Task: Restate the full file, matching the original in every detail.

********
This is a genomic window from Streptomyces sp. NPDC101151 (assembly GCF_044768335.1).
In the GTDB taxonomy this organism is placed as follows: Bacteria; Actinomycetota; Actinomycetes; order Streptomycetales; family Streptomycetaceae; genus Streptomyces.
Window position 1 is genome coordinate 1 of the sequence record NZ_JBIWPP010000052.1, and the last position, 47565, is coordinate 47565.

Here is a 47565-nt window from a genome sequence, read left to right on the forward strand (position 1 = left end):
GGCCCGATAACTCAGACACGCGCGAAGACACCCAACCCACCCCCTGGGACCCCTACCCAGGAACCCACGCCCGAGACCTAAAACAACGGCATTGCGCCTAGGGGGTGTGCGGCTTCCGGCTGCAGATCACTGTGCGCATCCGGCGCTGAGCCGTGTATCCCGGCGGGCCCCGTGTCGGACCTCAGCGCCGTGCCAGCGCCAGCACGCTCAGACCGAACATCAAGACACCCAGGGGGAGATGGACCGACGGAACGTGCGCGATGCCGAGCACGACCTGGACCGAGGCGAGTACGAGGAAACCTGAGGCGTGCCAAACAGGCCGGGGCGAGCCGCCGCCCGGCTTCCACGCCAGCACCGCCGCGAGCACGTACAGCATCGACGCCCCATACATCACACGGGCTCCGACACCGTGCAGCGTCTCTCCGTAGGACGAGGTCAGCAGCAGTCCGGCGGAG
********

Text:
This is a genomic window from Streptomyces sp. NPDC101151 (assembly GCF_044768335.1).
In the GTDB taxonomy this organism is placed as follows: Bacteria; Actinomycetota; Actinomycetes; order Streptomycetales; family Streptomycetaceae; genus Streptomyces.
Window position 1 is genome coordinate 1 of the sequence record NZ_JBIWPP010000052.1, and the last position, 47565, is coordinate 47565.

Here is a 47565-nt window from a genome sequence, read left to right on the forward strand (position 1 = left end):
GGCCCGATAACTCAGACACGCGCGAAGACACCCAACCCACCCCCTGGGACCCCTACCCAGGAACCCACGCCCGAGACCTAAAACAACGGCATTGCGCCTAGGGGGTGTGCGGCTTCCGGCTGCAGATCACTGTGCGCATCCGGCGCTGAGCCGTGTATCCCGGCGGGCCCCGTGTCGGACCTCAGCGCCGTGCCAGCGCCAGCACGCTCAGACCGAACATCAAGACACCCAGGGGGAGATGGACCGACGGAACGTGCGCGATGCCGAGCACGACCTGGACCGAGGCGAGTACGAGGAAACCTGAGGCGTGCCAAACAGGCCGGGGCGAGCCGCCGCCCGGCTTCCACGCCAGCACCGCCGCGAGCACGTACAGCATCGACGCCCCATACATCACACGGGCTCCGACACCGTGCAGCGTCTCTCCGTAGGACGAGGTCAGCAGCAGTCCGGCGGAG